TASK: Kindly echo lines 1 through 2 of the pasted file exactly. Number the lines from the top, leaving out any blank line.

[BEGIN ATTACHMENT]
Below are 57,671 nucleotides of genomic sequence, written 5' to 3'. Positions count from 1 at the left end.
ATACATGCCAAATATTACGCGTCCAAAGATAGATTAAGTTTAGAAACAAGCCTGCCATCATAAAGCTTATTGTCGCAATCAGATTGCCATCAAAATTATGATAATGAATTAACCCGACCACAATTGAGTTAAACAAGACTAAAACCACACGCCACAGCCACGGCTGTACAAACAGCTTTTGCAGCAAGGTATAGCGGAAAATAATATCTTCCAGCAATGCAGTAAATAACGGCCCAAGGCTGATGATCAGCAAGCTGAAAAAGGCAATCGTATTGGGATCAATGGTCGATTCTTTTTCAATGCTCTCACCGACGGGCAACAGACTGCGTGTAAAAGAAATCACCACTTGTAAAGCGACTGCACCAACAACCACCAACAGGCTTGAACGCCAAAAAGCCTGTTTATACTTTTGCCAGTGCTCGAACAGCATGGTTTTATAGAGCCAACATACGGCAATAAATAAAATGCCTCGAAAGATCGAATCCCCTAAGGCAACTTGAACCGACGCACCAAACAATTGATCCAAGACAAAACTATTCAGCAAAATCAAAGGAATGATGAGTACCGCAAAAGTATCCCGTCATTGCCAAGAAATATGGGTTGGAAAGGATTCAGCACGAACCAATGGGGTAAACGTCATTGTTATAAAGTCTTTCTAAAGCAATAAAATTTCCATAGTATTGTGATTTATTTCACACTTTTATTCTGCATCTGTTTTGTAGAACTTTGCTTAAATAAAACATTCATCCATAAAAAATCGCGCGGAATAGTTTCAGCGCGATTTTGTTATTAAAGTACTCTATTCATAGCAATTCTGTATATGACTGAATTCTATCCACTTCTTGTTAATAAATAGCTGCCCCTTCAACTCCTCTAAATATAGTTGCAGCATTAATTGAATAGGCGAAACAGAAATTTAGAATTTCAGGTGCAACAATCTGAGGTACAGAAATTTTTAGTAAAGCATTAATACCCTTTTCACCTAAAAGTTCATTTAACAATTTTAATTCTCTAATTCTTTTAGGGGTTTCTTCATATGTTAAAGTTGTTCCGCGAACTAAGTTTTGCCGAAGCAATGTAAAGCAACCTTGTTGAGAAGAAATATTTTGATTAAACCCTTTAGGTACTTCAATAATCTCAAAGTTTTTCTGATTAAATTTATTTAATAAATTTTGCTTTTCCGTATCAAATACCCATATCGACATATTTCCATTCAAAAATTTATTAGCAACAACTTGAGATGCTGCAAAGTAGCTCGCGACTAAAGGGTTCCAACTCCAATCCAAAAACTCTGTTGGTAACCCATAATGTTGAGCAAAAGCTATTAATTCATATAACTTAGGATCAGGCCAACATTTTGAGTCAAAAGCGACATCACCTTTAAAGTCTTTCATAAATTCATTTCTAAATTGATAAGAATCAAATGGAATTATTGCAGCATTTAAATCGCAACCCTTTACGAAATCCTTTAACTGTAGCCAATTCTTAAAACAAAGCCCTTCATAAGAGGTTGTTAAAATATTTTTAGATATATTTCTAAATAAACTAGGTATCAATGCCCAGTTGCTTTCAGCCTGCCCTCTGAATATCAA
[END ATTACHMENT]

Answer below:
Below are 57,671 nucleotides of genomic sequence, written 5' to 3'. Positions count from 1 at the left end.
ATACATGCCAAATATTACGCGTCCAAAGATAGATTAAGTTTAGAAACAAGCCTGCCATCATAAAGCTTATTGTCGCAATCAGATTGCCATCAAAATTATGATAATGAATTAACCCGACCACAATTGAGTTAAACAAGACTAAAACCACACGCCACAGCCACGGCTGTACAAACAGCTTTTGCAGCAAGGTATAGCGGAAAATAATATCTTCCAGCAATGCAGTAAATAACGGCCCAAGGCTGATGATCAGCAAGCTGAAAAAGGCAATCGTATTGGGATCAATGGTCGATTCTTTTTCAATGCTCTCACCGACGGGCAACAGACTGCGTGTAAAAGAAATCACCACTTGTAAAGCGACTGCACCAACAACCACCAACAGGCTTGAACGCCAAAAAGCCTGTTTATACTTTTGCCAGTGCTCGAACAGCATGGTTTTATAGAGCCAACATACGGCAATAAATAAAATGCCTCGAAAGATCGAATCCCCTAAGGCAACTTGAACCGACGCACCAAACAATTGATCCAAGACAAAACTATTCAGCAAAATCAAAGGAATGATGAGTACCGCAAAAGTATCCCGTCATTGCCAAGAAATATGGGTTGGAAAGGATTCAGCACGAACCAATGGGGTAAACGTCATTGTTATAAAGTCTTTCTAAAGCAATAAAATTTCCATAGTATTGTGATTTATTTCACACTTTTATTCTGCATCTGTTTTGTAGAACTTTGCTTAAATAAAACATTCATCCATAAAAAATCGCGCGGAATAGTTTCAGCGCGATTTTGTTATTAAAGTACTCTATTCATAGCAATTCTGTATATGACTGAATTCTATCCACTTCTTGTTAATAAATAGCTGCCCCTTCAACTCCTCTAAATATAGTTGCAGCATTAATTGAATAGGCGAAACAGAAATTTAGAATTTCAGGTGCAACAATCTGAGGTACAGAAATTTTTAGTAAAGCATTAATACCCTTTTCACCTAAAAGTTCATTTAACAATTTTAATTCTCTAATTCTTTTAGGGGTTTCTTCATATGTTAAAGTTGTTCCGCGAACTAAGTTTTGCCGAAGCAATGTAAAGCAACCTTGTTGAGAAGAAATATTTTGATTAAACCCTTTAGGTACTTCAATAATCTCAAAGTTTTTCTGATTAAATTTATTTAATAAATTTTGCTTTTCCGTATCAAATACCCATATCGACATATTTCCATTCAAAAATTTATTAGCAACAACTTGAGATGCTGCAAAGTAGCTCGCGACTAAAGGGTTCCAACTCCAATCCAAAAACTCTGTTGGTAACCCATAATGTTGAGCAAAAGCTATTAATTCATATAACTTAGGATCAGGCCAACATTTTGAGTCAAAAGCGACATCACCTTTAAAGTCTTTCATAAATTCATTTCTAAATTGATAAGAATCAAATGGAATTATTGCAGCATTTAAATCGCAACCCTTTACGAAATCCTTTAACTGTAGCCAATTCTTAAAACAAAGCCCTTCATAAGAGGTTGTTAAAATATTTTTAGATATATTTCTAAATAAACTAGGTATCAATGCCCAGTTGCTTTCAGCCTGCCCTCTGAATATCAA